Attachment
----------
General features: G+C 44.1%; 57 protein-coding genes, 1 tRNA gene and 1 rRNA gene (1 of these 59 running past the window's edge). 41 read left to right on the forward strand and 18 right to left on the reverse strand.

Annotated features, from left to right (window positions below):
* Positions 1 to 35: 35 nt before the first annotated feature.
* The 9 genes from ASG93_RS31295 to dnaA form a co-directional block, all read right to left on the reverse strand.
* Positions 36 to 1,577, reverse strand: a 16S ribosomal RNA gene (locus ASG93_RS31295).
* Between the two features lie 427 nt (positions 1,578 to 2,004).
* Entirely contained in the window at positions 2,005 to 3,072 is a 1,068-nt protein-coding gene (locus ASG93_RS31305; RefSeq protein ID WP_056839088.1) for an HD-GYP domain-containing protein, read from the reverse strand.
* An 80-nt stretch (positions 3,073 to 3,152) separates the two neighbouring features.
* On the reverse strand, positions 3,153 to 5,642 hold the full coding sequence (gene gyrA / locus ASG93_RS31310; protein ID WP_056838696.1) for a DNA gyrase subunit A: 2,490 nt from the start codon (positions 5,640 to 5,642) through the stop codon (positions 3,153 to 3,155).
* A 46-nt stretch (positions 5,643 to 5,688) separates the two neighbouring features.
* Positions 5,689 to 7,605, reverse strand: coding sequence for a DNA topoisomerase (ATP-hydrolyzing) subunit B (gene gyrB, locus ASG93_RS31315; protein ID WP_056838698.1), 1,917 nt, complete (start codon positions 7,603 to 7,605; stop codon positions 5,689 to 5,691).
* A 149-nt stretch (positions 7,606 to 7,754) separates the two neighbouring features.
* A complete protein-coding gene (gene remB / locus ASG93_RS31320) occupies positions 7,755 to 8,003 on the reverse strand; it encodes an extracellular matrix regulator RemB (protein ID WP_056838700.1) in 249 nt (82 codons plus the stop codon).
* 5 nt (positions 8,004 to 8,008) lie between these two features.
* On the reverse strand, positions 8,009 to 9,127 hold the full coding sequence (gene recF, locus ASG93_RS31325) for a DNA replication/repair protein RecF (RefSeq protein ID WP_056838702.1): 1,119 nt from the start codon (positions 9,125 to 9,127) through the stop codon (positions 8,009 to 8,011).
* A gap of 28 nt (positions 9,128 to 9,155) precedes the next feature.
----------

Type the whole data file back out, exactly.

General features: G+C 44.1%; 57 protein-coding genes, 1 tRNA gene and 1 rRNA gene (1 of these 59 running past the window's edge). 41 read left to right on the forward strand and 18 right to left on the reverse strand.

Annotated features, from left to right (window positions below):
* Positions 1 to 35: 35 nt before the first annotated feature.
* The 9 genes from ASG93_RS31295 to dnaA form a co-directional block, all read right to left on the reverse strand.
* Positions 36 to 1,577, reverse strand: a 16S ribosomal RNA gene (locus ASG93_RS31295).
* Between the two features lie 427 nt (positions 1,578 to 2,004).
* Entirely contained in the window at positions 2,005 to 3,072 is a 1,068-nt protein-coding gene (locus ASG93_RS31305; RefSeq protein ID WP_056839088.1) for an HD-GYP domain-containing protein, read from the reverse strand.
* An 80-nt stretch (positions 3,073 to 3,152) separates the two neighbouring features.
* On the reverse strand, positions 3,153 to 5,642 hold the full coding sequence (gene gyrA / locus ASG93_RS31310; protein ID WP_056838696.1) for a DNA gyrase subunit A: 2,490 nt from the start codon (positions 5,640 to 5,642) through the stop codon (positions 3,153 to 3,155).
* A 46-nt stretch (positions 5,643 to 5,688) separates the two neighbouring features.
* Positions 5,689 to 7,605, reverse strand: coding sequence for a DNA topoisomerase (ATP-hydrolyzing) subunit B (gene gyrB, locus ASG93_RS31315; protein ID WP_056838698.1), 1,917 nt, complete (start codon positions 7,603 to 7,605; stop codon positions 5,689 to 5,691).
* A 149-nt stretch (positions 7,606 to 7,754) separates the two neighbouring features.
* A complete protein-coding gene (gene remB / locus ASG93_RS31320) occupies positions 7,755 to 8,003 on the reverse strand; it encodes an extracellular matrix regulator RemB (protein ID WP_056838700.1) in 249 nt (82 codons plus the stop codon).
* 5 nt (positions 8,004 to 8,008) lie between these two features.
* On the reverse strand, positions 8,009 to 9,127 hold the full coding sequence (gene recF, locus ASG93_RS31325) for a DNA replication/repair protein RecF (RefSeq protein ID WP_056838702.1): 1,119 nt from the start codon (positions 9,125 to 9,127) through the stop codon (positions 8,009 to 8,011).
* A gap of 28 nt (positions 9,128 to 9,155) precedes the next feature.